You know: in a foolish, undiscriminating way, I've been happy these last few months. I don't know why. I just am. I love my friends; I love my pupils; I love what I read; I -- dammit -- love my thoughts. I love the taste of oranges.
Thornton Wilder in a letter to Gertrude Stein, Aug 14, 1936

Tuesday, July 31, 2012

MANGA MANIA: NON NON BA by Shigeru Mizuki

This is Japanese folklorist and manga artist Shigeru Mizuki's memoir of his 1930's childhood in the small coastal town of Sakaiminato. The small boys of the town play constantly at war, staging pitched battles with rocks and traps aimed at enemies across town. Shigeru, an artist at heart, befriends the elderly woman who lives near by and she regales him with stores of Yokai, the demon spirits, sometimes playful and sometimes dangerous, that fill the houses and surrounding countryside of Sakaiminato. When Non Non Ba's husband dies and she can no longer care for herself, she moves in with Mizuki's family. His father is a dreamer and very poor businessman, frequently fired from his low level jobs at banks and sales firms and a failure in his attempt to open the first local movie theater. Shigeru's mother, resentful of her reduced circumstances, repeats tiresomely that her family was allowed to use a last name and own a sword before her marriage to her deadbeat husband.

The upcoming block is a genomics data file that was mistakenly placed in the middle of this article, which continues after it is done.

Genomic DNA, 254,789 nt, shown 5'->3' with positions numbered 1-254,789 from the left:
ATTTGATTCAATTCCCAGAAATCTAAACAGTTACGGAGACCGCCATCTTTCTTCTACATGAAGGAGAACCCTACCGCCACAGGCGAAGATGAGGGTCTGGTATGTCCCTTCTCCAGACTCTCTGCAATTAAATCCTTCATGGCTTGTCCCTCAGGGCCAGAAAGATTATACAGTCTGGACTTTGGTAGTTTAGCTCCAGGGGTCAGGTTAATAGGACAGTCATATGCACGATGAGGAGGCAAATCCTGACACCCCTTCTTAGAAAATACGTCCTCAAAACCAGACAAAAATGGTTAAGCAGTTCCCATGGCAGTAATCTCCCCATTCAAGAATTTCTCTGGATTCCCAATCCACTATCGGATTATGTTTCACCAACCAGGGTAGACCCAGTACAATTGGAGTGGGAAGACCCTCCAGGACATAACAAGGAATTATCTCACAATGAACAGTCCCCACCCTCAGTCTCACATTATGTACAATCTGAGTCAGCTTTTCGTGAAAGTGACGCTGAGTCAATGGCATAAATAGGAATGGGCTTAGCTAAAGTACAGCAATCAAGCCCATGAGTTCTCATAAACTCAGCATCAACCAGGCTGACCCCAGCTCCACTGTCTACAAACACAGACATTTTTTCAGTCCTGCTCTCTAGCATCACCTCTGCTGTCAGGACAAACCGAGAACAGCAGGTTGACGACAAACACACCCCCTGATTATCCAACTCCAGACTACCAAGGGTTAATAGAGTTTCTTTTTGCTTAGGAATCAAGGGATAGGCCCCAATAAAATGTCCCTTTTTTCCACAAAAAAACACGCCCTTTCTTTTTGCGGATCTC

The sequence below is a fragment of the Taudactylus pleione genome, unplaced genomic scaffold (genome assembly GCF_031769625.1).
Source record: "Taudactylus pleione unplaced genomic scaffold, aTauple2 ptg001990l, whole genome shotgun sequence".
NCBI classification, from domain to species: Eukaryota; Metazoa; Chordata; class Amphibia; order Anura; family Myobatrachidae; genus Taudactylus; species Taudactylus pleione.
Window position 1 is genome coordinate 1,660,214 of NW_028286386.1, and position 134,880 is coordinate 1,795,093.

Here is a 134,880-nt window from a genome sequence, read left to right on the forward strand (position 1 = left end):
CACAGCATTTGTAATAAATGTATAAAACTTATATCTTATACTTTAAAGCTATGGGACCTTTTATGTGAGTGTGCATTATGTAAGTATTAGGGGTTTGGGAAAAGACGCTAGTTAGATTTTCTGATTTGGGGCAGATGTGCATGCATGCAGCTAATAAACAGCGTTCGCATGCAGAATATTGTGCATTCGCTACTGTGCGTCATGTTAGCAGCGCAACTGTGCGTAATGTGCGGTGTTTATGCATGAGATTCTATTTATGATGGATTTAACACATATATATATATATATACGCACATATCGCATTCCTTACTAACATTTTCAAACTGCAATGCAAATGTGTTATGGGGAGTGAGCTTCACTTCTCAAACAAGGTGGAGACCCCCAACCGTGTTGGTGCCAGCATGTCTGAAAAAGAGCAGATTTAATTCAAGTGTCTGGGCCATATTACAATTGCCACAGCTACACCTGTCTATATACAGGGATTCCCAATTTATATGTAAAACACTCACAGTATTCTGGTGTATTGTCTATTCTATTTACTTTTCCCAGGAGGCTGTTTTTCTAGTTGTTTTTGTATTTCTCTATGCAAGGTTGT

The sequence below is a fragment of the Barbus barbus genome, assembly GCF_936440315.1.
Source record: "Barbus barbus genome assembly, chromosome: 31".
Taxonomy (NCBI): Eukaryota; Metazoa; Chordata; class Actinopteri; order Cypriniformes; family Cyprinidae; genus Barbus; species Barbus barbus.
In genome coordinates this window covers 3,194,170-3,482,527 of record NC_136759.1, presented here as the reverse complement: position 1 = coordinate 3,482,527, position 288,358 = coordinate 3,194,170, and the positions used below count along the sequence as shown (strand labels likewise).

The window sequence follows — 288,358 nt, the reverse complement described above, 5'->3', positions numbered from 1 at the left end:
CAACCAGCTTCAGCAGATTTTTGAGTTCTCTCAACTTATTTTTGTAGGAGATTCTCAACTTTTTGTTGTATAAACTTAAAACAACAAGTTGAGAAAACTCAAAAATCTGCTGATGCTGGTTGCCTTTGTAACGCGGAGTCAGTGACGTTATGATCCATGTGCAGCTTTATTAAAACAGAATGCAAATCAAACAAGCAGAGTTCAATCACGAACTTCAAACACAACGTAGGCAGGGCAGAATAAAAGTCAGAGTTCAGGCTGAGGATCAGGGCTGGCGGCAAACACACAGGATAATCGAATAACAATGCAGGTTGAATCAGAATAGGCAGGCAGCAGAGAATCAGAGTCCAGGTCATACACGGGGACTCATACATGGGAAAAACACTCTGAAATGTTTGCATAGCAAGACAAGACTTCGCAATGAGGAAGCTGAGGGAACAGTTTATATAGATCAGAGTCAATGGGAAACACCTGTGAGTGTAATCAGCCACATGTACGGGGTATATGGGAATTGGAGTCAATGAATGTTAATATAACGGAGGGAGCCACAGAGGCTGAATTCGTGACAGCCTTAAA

The creatures Non Non Ba describes in her stories are real. Shigeru feels their presences, at times he can see them, and in at least one instance he befriends a yokai, a disheveled monster who scatters adukii beans in the attic. In later life Mizuki would become famous as an creator of yokai manga, but despite the creatures pervasive presence in Non Non Ba, this novel is as much about pre WW II life in s small town as it is about folklore. The pretend wars Shigeu's friends "play" are vicious and the rules are as draconian and unreasonable as those he would later expose among the Japanese Imperial Army in his anti-war masterpiece, Onward to our Glorious Deaths,His father is a gentle but tragic character, and his mother is both comic and pathetic in her inability to let go of what she sees as her glorious past. The child's life is surrounded by tragedy. A young girl from Tokyo who is cared for by Non Non Ba dies of tuberculosis. The seemingly respectable family who moves to town in fact deals in selling young girls to distant geisha houses. 

Mizuki's interweaving of the fantastic and the everyday is seamless and convincing, and his story is gentle and moving. A twelve-mile hike to taste the first doughnuts brought to this remote area of Japan is as entertaining as a trip to an undersea cave to witness a yokai floor show.


In Mizuki's hometown Sakaiminato, sculptures of Yokai
line the road to the railway station. This is the
Wall Yokai, admittedly not one of the more
frightening variety.
This Yokai is so frightening it has cause Shigura and
Non Non Ba to speak Spanish

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